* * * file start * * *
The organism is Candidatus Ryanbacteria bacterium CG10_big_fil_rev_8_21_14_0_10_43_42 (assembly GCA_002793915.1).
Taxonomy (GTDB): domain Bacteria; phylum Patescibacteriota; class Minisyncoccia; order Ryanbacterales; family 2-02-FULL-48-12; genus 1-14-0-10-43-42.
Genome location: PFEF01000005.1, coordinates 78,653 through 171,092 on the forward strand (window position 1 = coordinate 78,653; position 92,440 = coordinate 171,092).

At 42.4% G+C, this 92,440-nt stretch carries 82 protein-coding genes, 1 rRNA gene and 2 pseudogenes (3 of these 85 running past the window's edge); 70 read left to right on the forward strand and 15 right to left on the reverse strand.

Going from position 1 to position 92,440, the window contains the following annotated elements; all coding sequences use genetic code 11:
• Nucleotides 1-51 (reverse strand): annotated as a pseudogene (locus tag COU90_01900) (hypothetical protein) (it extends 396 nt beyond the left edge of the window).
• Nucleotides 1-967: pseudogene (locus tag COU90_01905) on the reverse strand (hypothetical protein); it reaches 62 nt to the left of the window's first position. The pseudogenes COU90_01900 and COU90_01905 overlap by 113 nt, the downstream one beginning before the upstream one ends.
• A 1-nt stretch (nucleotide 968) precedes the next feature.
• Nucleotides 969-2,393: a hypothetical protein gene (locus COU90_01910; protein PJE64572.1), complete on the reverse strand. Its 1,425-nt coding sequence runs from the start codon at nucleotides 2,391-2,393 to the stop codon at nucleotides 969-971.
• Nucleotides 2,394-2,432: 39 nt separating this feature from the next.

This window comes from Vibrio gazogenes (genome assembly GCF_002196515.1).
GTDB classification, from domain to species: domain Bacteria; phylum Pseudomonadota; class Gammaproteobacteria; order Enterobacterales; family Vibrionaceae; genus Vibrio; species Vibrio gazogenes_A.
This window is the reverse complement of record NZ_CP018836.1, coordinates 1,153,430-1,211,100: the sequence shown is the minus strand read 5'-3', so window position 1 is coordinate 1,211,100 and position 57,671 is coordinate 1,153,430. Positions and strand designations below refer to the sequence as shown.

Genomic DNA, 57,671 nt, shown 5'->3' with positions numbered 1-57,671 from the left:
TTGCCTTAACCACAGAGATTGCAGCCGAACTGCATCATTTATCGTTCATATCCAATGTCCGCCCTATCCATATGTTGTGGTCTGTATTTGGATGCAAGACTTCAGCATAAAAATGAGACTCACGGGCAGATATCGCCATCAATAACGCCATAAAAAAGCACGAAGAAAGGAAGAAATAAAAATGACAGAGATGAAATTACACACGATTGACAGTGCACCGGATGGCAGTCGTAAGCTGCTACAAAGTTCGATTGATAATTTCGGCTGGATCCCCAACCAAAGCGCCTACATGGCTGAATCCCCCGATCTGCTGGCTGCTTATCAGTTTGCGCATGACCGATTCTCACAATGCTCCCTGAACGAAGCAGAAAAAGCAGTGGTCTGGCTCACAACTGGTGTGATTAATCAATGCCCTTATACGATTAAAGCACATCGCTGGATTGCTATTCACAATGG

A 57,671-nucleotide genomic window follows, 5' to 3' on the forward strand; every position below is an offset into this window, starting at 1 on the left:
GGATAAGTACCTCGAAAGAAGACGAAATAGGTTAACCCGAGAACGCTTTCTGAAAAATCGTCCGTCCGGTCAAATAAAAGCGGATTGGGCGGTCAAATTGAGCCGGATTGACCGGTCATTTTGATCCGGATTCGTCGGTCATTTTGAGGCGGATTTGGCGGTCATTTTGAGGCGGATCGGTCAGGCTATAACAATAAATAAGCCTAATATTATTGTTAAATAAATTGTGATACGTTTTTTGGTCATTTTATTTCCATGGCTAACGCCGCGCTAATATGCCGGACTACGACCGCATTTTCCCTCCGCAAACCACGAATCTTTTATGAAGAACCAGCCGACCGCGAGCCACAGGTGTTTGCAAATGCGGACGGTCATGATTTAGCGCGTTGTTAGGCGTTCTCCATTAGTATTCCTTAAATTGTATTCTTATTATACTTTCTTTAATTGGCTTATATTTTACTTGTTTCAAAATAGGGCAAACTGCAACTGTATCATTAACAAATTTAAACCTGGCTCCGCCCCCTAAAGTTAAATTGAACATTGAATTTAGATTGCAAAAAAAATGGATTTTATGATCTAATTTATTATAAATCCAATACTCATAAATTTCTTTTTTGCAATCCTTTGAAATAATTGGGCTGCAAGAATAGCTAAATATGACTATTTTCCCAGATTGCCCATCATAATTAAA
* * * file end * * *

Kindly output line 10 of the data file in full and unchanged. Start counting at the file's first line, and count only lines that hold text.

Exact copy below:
• Nucleotides 2,394-2,432: 39 nt separating this feature from the next.